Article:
Foxrock

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Foxrock
Carraig an tSionnaigh
Suburb
Centre of Foxrock Village:- Findlaters Grocery Store (centre) opened in 1904 and is now the Gables wine bar & restaurant.
Centre of Foxrock Village:- Findlaters Grocery Store (centre) opened in 1904 and is now the Gables wine bar & restaurant.
Foxrock is located in Dublin
Foxrock
Foxrock
Location in Dublin
Foxrock is located in Ireland
Foxrock
Foxrock
Foxrock (Ireland)
Coordinates: 53°16′00″N 6°10′27″W / 53.2667°N 6.1742°W / 53.2667; -6.1742Coordinates: 53°16′00″N 6°10′27″W / 53.2667°N 6.1742°W / 53.2667; -6.1742
CountryIreland
ProvinceLeinster
CountyDublin
CouncilDún Laoghaire–Rathdown County Council
Dáil ÉireannDún Laoghaire
European ParliamentDublin
Elevation
53 m (174 ft)
Population
 (2006)
 • Urban
11,566
Eircode (Routing Key)
D18
Area code(s)01 (+3531)
Irish Grid ReferenceO219256

Foxrock (Irish: Carraig an tSionnaigh)[1] is a suburb of Dublin, Ireland. It is within the county of Dún Laoghaire–Rathdown, in the postal district of Dublin 18 and in the Roman Catholic parish of Foxrock.

History[edit]

The suburb of Foxrock was developed by William and John Bentley and Edward and Anthony Fox, who, in 1859, leased the lands of the Foxrock Estate from the Ecclesiastical Commissioners and Richard Whately, the Church of Ireland Archbishop of Dublin, with the aim of creating an affluent garden suburb.

The development was facilitated by the existence of the Harcourt Street railway line, built in 1854, that put Dublin City within commuting distance. The developers donated a site to the Dublin Wicklow and Wexford Railway Company for Foxrock railway station, which opened in 1861. In 1862, the following advertisement was placed in The Irish Times:[2]

Beautiful building sites for mansions and pretty villas – Foxrock estate. The improvements recently made on this property, and still progressing, together with its natural attractions render these sites unrivalled for suburban residences. The scenery (green and mountain) from Brighton Road just finished, leading from the hotel at Foxrock station to Carrickmines, is magnificent. The land, being undulating, affords perfectly sheltered positions on Torquay Road, to the railway station at Stillorgan and Foxrock, as well as others elevated and more bracing. The rents required are exceedingly moderate: leases for 900 years are granted. Bricks, stones, lime and sand from the estate are sold at reduced prices to tenants. Stage coaches and omnibuses ply regularly between Foxrock station and Kingstown. Fare 3 pence and 4 pence. There is cheap and excellent shopping at Foxrock market. The railway subscription only £7 per annum. Apply to W.W. Bentley, Foxrock, or Bentley and Son, 110 College Green.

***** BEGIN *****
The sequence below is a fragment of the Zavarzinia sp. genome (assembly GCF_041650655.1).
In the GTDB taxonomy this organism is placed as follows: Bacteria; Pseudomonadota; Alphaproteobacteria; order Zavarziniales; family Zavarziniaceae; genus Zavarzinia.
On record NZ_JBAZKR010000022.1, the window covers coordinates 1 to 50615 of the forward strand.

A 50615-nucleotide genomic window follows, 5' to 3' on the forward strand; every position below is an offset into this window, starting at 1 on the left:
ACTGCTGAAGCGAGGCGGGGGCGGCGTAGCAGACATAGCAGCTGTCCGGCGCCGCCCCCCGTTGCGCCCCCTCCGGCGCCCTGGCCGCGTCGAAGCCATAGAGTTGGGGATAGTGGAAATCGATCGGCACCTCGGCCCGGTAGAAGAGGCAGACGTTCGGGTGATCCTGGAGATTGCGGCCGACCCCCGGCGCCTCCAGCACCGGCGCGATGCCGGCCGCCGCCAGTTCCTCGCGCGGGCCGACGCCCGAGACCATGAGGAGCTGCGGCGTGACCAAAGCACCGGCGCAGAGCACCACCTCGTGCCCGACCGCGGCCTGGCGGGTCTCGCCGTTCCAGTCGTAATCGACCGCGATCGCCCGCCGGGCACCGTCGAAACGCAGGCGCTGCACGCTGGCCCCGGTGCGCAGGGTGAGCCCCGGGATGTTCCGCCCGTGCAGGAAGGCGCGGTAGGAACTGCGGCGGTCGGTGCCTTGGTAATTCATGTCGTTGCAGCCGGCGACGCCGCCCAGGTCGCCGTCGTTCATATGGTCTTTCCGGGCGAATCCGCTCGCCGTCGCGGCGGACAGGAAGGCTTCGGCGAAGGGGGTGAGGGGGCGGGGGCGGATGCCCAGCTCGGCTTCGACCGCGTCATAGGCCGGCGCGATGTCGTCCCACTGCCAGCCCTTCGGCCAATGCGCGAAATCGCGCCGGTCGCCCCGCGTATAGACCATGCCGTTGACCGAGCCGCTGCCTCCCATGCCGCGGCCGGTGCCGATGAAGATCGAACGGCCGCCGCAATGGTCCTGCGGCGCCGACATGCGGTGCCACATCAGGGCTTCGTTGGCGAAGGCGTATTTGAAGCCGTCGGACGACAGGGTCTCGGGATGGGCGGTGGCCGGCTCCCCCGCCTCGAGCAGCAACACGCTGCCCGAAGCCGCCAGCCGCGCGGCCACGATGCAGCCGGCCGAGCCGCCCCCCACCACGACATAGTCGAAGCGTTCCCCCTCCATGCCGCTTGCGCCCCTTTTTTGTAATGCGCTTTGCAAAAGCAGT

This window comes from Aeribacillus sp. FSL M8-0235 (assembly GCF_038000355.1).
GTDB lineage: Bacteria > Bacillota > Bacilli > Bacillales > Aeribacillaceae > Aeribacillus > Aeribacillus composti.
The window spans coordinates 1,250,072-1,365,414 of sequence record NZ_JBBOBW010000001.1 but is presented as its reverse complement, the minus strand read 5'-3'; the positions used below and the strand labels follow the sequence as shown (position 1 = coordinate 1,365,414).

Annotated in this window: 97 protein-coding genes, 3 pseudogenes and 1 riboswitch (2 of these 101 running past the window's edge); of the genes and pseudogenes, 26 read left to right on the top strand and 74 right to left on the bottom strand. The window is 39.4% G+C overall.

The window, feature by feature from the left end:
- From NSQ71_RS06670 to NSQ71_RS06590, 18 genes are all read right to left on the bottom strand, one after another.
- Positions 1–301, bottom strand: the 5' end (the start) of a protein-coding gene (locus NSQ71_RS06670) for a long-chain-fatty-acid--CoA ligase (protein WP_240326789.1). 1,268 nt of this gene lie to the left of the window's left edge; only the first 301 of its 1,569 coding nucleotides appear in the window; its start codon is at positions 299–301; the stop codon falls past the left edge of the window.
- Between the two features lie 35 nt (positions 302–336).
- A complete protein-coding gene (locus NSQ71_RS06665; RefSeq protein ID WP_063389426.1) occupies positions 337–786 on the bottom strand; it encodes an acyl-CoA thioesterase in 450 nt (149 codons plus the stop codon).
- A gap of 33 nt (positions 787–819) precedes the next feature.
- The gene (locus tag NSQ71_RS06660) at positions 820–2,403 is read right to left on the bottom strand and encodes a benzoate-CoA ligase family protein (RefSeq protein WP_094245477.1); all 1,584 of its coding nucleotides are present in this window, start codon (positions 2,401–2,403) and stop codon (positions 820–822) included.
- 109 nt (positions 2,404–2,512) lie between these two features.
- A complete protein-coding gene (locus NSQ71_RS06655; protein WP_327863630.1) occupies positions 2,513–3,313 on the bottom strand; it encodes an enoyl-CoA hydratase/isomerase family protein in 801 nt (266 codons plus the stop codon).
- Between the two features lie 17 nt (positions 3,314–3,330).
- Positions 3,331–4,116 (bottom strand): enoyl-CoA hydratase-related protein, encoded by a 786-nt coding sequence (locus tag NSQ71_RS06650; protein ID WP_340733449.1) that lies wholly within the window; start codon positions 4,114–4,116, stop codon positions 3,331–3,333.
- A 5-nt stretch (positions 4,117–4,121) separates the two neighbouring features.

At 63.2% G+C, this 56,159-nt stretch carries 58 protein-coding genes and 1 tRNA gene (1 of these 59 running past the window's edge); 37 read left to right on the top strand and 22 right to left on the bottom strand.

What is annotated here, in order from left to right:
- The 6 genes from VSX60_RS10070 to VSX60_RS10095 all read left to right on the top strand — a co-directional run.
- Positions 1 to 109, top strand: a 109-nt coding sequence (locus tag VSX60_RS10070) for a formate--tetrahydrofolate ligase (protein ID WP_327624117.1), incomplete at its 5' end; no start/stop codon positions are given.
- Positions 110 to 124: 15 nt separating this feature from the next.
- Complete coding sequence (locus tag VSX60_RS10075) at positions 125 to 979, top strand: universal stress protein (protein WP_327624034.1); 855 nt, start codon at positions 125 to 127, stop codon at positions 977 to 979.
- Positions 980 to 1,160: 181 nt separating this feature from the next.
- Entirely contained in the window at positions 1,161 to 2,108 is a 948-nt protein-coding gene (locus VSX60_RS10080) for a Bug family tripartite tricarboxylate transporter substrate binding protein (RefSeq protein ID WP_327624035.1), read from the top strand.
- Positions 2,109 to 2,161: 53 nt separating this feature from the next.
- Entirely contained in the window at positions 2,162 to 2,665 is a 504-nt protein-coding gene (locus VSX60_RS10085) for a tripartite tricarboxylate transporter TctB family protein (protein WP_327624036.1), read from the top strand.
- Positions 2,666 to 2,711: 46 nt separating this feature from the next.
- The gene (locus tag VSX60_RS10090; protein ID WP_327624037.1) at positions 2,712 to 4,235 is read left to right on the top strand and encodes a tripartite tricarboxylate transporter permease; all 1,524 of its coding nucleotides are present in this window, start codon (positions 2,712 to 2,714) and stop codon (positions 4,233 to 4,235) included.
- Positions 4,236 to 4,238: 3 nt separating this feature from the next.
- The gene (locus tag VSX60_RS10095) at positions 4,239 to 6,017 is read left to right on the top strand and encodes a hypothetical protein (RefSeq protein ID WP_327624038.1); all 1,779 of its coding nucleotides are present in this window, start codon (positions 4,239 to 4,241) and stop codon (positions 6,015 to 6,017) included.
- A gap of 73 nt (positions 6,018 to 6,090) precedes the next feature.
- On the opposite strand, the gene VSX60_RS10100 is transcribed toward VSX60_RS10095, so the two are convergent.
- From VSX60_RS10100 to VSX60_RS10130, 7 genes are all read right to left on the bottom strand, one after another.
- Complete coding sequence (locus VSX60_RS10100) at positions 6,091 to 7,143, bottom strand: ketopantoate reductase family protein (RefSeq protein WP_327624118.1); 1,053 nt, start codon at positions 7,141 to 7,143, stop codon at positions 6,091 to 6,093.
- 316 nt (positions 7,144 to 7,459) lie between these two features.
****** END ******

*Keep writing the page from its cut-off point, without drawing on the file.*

The racecourse, Leopardstown Racecourse, was completed in 1888, and is the only remaining horse-track in the greater metropolitan area. The golf club opened in 1898.[2]

Geography[edit]

The three main roads of the original development of Foxrock remain Brighton, Torquay and Westminster Roads.[citation needed] The boundaries of Foxrock as used by An Post extend east to take in the lands to the west of Clonkeen Road, Deansgrange Cemetery as far as Newtownpark Avenue. The N11 road runs through the area, as does a small stream.[citation needed]

Foxrock borders the suburbs of Carrickmines, Cornelscourt, Deansgrange and Leopardstown.[3]

Education[edit]

Foxrock has a number of primary schools, and one secondary school for girls only, Loreto Convent, Foxrock. Hollypark Boys and Girls primary schools also service the area.[4]

Transport[edit]

Rail[edit]

Foxrock was formerly served by the Harcourt Street line from central Dublin's Harcourt Street to Bray. A temporary platform opened in 1859 followed by a more permanent station in August 1861, finally closing in January 1959.[5]

Foxrock is bypassed by the Luas Green Line light rail system which deviates from the old railway line. The nearest Luas stop to Foxrock (not counting the unused stop at Leopardstown Racecourse) is Carrickmines, which is where the Green Line rejoins the old railway route.

Bus[edit]

Dublin Bus high frequency services 46A and the 145 links Foxrock Church with the City Centre. The Aircoach Greystones service to Dublin Airport stops at Foxrock’s Roman Catholic church en route to the airport. Go-Ahead route 63A serves Foxrock village once a day in each direction on weekdays.[citation needed]

People[edit]

References[edit]

  1. ^ "Carraig an tSionnaigh / Foxrock". logainm.ie. Irish Placenames Commission. Retrieved 12 April 2019.
  2. ^ a b "Architectural Conservation Area Character Appraisal" (PDF). dlrcoco.ie. Dun Laoghaire–Rathdown County Council. Retrieved 12 April 2019.
  3. ^ "Foxrock Townland, Co. Dublin". townlands.ie. Townlands of Ireland. Retrieved 12 April 2019.
  4. ^ "Foxrock Village - Schools". foxrock.ie. Foxrock Area Community & Enterprise Ltd. Retrieved 12 April 2019.
  5. ^ "Foxrock station" (PDF). Railscot – Irish Railways. Retrieved 2007-10-14.
  6. ^ "Beckett house, waiting for buyer, drops asking price to €2.75m". irishtimes.com. Irish Times. 13 September 2018. Retrieved 25 July 2020.
  7. ^ "'No bling' developer's home in family-friendly enclave for €1.35m". irishtimes.com. Irish Times. 4 October 2018. Retrieved 25 July 2020.
  8. ^ "'Irish Mansions Mined and Burned': 275 houses destroyed in four years". irishtimes.com. Irish Times. 29 March 2020. Retrieved 25 July 2020.
  9. ^ "Eminem to close Oxegen 2010". irishtimes.com. Irish Times. 11 July 2010. Retrieved 25 July 2020.
  10. ^ "Miriam Shares Her Hopes For 2020". irelandsown.ie. Irelands Own. 7 January 2020. Retrieved 25 July 2020.

External links[edit]